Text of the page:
(Or, WOW! How'd He Do That?)
Originally written as an e-mail response to Stacy Warren who never fails to get my creative juices flowing.
When I go to watch a magician, I can, for a short time, willingly suspend my disbelief and be entertained. After that Im all caught up in trying to figure out how the illusions (commonly referred to as tricks or gimmicks within the trade) are performed. I liken it to watching a world class athlete in motion. You can sit there and marvel at the grace and fluidity that marks his effortless body flow in seemingly impossible (for mere mortals) exploits. But once you are impressed, it seems natural to want find out what separates us from them. And it usually boils down to years of learning and untold hours of diligent and intense (and often unique) preparation.
Magicians are no different. By spending the majority of their waking hours learning to control their hands, learning about the psychology of attention and misdirection, learning about the physics of smoke and mirrors and tiny cramped places, learning how many places around the human body where intradermal pouches can be created (Houdini had developed over 40 places around his body where he could hide a keys, wires, lock picks, cards or other objects under his skin), learning about sightlines and visual perspectives, learning about rabbits and elephants and saws and swords and top hats and magic wands....the magician learns to hide the effort and mechanics and preparation. A well-rehearsed act shows only the highly refined tip of the magicians iceberg.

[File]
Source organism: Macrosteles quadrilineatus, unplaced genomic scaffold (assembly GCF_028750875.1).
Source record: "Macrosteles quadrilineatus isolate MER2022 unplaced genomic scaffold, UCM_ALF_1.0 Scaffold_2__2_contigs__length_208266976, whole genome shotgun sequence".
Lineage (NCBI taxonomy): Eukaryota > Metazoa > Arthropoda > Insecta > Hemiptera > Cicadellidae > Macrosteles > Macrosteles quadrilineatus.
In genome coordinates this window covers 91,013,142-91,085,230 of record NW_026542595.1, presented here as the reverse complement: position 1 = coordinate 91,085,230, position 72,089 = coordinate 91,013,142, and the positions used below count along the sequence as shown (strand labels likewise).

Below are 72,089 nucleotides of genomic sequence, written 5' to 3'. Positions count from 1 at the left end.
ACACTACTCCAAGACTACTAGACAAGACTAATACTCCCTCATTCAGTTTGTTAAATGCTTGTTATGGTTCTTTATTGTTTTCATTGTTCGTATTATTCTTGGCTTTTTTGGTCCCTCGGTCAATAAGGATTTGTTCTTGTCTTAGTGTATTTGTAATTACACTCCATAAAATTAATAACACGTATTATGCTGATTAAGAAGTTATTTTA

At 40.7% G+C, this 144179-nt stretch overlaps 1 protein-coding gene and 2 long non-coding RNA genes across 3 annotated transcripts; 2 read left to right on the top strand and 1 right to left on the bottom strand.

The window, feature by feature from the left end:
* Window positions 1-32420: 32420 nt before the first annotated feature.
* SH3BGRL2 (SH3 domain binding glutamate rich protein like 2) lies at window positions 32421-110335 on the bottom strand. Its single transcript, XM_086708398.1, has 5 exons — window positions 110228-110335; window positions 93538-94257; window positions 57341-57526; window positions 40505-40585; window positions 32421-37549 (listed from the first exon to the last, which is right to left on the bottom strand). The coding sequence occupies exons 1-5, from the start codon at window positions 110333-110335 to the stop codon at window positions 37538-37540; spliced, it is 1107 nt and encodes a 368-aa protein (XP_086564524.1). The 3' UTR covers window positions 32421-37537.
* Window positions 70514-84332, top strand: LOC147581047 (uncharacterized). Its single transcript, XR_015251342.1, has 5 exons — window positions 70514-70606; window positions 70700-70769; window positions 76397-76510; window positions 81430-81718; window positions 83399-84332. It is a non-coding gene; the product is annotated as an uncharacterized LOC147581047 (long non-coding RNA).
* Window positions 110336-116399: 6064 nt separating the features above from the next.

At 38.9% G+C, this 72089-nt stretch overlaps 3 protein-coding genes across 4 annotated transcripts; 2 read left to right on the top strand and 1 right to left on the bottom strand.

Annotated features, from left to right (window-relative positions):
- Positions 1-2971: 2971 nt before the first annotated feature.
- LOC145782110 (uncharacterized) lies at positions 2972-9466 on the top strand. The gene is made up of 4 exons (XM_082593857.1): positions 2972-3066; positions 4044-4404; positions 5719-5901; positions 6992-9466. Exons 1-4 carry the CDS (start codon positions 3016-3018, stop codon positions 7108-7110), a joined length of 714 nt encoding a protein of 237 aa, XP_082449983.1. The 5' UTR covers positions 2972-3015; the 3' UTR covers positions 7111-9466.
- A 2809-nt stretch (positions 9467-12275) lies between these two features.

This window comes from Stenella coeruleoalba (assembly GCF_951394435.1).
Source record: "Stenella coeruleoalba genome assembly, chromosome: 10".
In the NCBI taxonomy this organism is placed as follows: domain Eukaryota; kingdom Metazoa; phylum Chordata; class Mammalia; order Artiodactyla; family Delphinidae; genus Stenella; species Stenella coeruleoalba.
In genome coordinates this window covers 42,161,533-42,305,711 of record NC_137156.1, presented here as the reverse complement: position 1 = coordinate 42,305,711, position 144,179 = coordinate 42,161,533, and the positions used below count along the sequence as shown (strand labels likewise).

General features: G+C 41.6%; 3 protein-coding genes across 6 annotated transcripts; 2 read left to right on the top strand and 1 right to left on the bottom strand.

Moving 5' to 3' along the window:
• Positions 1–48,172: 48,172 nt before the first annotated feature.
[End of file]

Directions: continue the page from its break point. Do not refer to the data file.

What I find truly impressive about real magic is the extraordinary lengths the illusionist goes to in an effort to elicit the WOW Howd he do that? response. A bit like the athlete whose performance becomes just that much more impressive once you know what all went into getting the final performance result that little piece of the athletes whole endeavor. v
© H2Ouston Swims, Inc. 2000Fitness Swimming (Human Kinetics, publishers) and the second edition was released mid-2008. Fitness Swimming has been published in French (entitled Natation, pub. by Vigot), Spanish (entitled Natacion, pub. by Hispano Europea), Chinese (entitled Jianshenyouyong), Portuguese (Natacao Para Condicionamento Fisico, pub. by Manole) and, soon, in Turkish and Italian. Currently Coach Hines coaches the H2Ouston Swims Masters group in Houston, TX and works privately with many clients. He can be reached for questions or comments at 713-748-SWIM or via email.
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